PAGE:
If the San Bernardino "terrorists" had been left to live then their stories would be as stupid as the stories of anyone who thinks guns will solve their stupid problems.





In functional families and communities people know who has a gun problem...

... and they discourage it.

People who behave foolishly with guns are in the same class as drunk drivers, they are very dangerous to themselves and others.

Healthy family, friends, and community have no problem taking the car keys away from someone who is drunk or otherwise unfit to drive, and the same ought to be true of guns.

If the second amendment prevents federal intervention, then friends, family, and community can still intervene.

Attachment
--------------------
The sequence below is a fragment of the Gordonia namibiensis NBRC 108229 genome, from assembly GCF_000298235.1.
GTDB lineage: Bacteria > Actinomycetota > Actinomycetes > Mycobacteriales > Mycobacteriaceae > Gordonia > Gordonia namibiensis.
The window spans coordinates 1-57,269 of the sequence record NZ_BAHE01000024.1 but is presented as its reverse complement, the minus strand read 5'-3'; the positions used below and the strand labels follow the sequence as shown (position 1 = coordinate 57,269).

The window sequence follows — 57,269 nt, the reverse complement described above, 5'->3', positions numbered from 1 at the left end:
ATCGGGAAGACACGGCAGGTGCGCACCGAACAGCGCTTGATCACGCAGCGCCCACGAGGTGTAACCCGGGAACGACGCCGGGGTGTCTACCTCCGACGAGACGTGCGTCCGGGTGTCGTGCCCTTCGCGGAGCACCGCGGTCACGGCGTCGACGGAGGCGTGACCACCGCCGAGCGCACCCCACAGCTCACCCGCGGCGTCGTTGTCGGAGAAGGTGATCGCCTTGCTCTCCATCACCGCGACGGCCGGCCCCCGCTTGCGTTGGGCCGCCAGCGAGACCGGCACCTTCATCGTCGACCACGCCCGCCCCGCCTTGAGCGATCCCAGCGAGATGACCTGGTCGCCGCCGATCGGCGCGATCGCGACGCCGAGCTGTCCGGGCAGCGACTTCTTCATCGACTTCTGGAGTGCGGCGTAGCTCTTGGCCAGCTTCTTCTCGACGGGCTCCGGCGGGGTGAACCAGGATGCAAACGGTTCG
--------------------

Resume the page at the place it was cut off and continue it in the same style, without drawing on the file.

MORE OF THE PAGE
Potential mass murderers are readily assimilated into a gun culture that fantasizes about murder in their gun play. This same culture is then shocked when a few of their own turn the fantasy into reality.


Who made his pants? Or his razor blades?

Hell, why shave? I don't. One day you cut your face (or maybe some other much less visible parts) then some antibiotic resistant bacteria gets in there, and if your culture doesn't have some kind of sophisticated medical knowledge, you die.

Die for shaving? No thanks. Stupid Darwin Award winner, right up there with kissing a rattlesnakes for a selfie, or stuffing a handgun into your pants to look gangster cool... Ow My Balls!

This sort of "primitive" hobby plays into the myth of the "rugged individual." So many U.S. Americans believe that crap, that they will be fighting off zombies.

Nope, they won't. They already are or soon will be the zombies.

If you are surviving by building a hut and gathering food... things rapidly get very complicated. There are simply not enough hours in a day.